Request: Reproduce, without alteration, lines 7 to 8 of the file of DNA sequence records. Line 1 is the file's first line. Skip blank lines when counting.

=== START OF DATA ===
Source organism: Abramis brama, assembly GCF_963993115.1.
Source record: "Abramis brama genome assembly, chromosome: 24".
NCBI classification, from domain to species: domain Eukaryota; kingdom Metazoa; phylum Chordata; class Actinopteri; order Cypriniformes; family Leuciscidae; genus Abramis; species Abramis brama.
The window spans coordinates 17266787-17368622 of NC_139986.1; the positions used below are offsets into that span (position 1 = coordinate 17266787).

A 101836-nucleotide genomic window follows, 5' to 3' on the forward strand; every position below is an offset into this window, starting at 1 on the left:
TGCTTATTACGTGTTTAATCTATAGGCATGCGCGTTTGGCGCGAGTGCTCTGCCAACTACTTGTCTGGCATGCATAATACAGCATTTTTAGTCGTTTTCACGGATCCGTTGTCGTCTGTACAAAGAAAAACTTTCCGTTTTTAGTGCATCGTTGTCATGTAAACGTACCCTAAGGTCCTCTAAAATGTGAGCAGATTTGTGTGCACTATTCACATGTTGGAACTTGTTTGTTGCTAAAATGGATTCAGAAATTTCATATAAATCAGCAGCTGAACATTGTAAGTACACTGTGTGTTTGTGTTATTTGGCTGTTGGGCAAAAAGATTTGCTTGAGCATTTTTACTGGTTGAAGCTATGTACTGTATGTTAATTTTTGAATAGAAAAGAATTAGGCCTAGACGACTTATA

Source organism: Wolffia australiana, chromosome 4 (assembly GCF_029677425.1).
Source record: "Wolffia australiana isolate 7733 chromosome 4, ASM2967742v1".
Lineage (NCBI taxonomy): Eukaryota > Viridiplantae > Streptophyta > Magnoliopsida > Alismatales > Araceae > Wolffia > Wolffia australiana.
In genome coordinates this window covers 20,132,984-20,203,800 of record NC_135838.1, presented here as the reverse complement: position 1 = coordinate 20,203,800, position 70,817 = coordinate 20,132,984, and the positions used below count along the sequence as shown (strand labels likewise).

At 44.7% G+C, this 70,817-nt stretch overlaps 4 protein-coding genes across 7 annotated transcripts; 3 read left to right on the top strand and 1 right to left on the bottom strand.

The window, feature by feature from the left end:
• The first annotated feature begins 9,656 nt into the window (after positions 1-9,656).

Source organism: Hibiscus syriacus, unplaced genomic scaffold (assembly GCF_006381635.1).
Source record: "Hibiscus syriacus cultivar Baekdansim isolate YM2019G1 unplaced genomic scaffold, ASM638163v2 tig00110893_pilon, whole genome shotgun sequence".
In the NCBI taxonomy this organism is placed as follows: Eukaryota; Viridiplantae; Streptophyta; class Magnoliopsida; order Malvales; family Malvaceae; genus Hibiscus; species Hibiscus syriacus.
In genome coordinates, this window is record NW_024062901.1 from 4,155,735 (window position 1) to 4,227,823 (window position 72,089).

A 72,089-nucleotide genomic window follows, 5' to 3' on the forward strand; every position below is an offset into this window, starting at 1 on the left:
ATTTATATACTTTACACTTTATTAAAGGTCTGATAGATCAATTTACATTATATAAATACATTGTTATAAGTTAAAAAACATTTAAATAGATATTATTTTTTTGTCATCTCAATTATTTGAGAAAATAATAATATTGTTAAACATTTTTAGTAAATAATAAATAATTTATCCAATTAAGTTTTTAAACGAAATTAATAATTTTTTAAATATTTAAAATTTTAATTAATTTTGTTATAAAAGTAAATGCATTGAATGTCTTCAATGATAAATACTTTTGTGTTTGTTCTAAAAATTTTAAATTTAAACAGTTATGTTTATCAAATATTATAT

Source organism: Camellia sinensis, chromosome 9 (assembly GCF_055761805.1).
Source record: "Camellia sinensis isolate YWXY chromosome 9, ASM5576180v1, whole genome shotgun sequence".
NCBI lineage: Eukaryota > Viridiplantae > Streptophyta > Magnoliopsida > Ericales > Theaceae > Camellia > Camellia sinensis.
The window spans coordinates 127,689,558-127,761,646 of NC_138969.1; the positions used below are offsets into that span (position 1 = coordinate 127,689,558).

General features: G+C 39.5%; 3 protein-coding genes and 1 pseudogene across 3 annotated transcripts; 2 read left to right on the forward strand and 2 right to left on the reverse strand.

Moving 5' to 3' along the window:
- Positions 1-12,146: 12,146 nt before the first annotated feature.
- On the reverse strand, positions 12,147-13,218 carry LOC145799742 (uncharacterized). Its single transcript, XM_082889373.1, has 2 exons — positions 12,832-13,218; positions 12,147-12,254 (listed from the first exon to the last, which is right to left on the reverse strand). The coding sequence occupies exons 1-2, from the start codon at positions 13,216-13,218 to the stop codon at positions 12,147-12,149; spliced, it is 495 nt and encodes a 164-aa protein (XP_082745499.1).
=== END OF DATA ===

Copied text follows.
Source organism: Wolffia australiana, chromosome 4 (assembly GCF_029677425.1).
Source record: "Wolffia australiana isolate 7733 chromosome 4, ASM2967742v1".